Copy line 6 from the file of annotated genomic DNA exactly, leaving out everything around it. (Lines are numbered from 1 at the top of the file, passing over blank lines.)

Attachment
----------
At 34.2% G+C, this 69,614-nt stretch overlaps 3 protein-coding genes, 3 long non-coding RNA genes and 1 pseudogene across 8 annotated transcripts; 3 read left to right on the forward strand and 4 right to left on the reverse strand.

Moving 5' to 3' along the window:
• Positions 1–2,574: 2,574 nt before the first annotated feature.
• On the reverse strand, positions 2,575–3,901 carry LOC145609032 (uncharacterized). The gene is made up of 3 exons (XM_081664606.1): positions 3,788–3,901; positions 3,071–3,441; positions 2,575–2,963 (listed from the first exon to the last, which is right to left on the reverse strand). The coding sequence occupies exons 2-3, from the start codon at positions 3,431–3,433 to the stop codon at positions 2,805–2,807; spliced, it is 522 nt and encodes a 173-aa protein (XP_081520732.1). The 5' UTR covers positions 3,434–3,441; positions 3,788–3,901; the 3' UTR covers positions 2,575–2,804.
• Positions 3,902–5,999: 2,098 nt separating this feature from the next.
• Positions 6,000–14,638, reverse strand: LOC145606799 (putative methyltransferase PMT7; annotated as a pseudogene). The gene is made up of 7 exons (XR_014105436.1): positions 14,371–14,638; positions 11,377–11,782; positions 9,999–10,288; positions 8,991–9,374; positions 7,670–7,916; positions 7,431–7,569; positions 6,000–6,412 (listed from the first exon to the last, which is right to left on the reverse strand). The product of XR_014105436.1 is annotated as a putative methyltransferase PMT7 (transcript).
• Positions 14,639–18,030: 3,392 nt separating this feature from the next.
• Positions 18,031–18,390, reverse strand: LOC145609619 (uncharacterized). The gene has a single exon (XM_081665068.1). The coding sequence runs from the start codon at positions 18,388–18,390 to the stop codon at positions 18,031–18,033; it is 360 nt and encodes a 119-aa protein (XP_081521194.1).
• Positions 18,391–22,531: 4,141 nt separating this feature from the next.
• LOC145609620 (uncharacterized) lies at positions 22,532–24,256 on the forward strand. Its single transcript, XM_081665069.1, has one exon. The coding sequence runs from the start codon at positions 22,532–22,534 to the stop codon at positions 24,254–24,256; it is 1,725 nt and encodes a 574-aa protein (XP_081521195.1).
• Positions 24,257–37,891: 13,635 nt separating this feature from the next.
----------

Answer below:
• Positions 6,000–14,638, reverse strand: LOC145606799 (putative methyltransferase PMT7; annotated as a pseudogene). The gene is made up of 7 exons (XR_014105436.1): positions 14,371–14,638; positions 11,377–11,782; positions 9,999–10,288; positions 8,991–9,374; positions 7,670–7,916; positions 7,431–7,569; positions 6,000–6,412 (listed from the first exon to the last, which is right to left on the reverse strand). The product of XR_014105436.1 is annotated as a putative methyltransferase PMT7 (transcript).